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If BoE sells Rivers Elementary School, where does money go?

There is still not much official information available on the potential sale of Rivers Elementary School or who the buyer might be. But what is known is that, even if it is sold, the proceeds cannot be used to pay for teachers or parapros or even for maintenance and repairs of other buildings.

Instead, the money must be used to pay down bond debt and cannot be used to offset the millions that must be cut from the general fund in the spring.

The Fayette County Board of Education Monday night after executive session unanimously passed a motion to “authorize staff to enter into up to 120 days of discovery and due diligence related to the potential sale of Rivers Elementary.”

With a 2008 construction price tag of $10 million, the 86,172 square-foot facility has 43 instructional units with room to accommodate 675 students. The construction of the school was part of the $65 million bond referendum approved by voters in November 2004. It currently houses a few dozen special education students and about double that many staff persons.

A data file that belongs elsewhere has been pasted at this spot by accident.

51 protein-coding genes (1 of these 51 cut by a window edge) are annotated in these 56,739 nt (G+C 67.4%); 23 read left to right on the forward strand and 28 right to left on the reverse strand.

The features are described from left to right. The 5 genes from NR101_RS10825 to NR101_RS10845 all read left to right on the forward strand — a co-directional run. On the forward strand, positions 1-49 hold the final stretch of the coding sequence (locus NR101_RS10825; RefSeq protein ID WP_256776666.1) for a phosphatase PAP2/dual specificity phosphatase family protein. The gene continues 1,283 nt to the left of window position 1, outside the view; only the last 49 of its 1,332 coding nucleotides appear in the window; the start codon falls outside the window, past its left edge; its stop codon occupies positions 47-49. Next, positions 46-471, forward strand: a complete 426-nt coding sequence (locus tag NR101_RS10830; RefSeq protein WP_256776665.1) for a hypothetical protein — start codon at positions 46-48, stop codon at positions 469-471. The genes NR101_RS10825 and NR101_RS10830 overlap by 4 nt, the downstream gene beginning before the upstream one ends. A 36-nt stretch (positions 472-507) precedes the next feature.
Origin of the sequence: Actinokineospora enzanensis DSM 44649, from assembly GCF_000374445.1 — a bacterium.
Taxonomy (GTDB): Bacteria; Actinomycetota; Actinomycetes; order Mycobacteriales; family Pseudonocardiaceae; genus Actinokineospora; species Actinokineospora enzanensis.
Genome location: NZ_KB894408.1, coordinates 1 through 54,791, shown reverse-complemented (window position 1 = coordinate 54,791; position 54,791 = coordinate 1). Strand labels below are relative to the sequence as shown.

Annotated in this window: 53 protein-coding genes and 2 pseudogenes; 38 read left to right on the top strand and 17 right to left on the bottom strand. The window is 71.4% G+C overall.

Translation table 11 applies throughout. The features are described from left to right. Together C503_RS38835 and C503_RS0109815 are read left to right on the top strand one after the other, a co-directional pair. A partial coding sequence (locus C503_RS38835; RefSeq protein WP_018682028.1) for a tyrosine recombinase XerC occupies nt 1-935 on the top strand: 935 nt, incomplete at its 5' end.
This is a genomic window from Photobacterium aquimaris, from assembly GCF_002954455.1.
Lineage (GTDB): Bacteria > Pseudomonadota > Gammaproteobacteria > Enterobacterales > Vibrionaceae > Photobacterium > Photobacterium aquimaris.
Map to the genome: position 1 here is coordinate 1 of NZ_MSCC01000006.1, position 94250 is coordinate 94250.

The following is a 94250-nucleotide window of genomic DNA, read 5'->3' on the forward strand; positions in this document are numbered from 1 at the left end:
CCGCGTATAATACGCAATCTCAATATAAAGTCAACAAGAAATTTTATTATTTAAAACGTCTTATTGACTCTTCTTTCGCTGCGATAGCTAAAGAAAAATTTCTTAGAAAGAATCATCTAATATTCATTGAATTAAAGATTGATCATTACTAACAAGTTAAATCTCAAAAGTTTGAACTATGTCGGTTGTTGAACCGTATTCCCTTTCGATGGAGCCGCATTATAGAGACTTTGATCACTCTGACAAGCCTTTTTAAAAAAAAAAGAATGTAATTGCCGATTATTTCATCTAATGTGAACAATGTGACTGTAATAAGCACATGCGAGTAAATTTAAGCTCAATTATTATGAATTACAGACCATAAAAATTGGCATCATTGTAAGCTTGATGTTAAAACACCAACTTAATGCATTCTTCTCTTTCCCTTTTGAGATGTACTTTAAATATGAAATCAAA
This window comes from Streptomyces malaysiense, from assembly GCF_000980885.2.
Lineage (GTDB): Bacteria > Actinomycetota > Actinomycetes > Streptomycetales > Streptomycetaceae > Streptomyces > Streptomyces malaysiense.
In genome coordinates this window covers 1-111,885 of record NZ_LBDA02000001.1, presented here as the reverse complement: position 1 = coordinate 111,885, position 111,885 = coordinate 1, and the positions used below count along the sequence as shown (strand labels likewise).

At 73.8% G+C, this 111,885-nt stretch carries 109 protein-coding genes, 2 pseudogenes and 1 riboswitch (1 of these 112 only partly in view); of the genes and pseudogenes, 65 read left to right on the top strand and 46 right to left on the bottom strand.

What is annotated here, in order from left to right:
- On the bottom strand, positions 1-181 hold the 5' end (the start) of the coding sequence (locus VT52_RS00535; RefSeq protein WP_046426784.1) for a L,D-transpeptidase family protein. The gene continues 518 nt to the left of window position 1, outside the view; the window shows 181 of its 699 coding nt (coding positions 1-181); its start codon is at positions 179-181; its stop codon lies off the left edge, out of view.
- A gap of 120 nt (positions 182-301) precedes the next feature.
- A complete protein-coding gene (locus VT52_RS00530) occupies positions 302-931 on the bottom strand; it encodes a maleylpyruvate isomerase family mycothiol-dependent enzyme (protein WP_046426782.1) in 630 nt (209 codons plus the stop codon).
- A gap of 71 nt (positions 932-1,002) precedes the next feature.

A portion of the current one-penny education sales tax collected throughout Fayette (E-SPLOST) also helps pay down the school system’s bond debt. And the E-SPLOST continued by voters in November, and taking effect in 2014, will provide another $10 million in bond debt payments.

Current bond debt is $72.7 million while the current bond millage rate collected to pay down the bond debt stands at 1.45 mills.

Rivers is one of the schools included in the redistricting efforts that were put on hold in mid-October after Superintendent Jeff Bearden announced that an undisclosed potential property deal was in the works. But it took Bearden about two weeks to tell members of his community advisory committee that the property he referenced at the meeting was Rivers Elementary.


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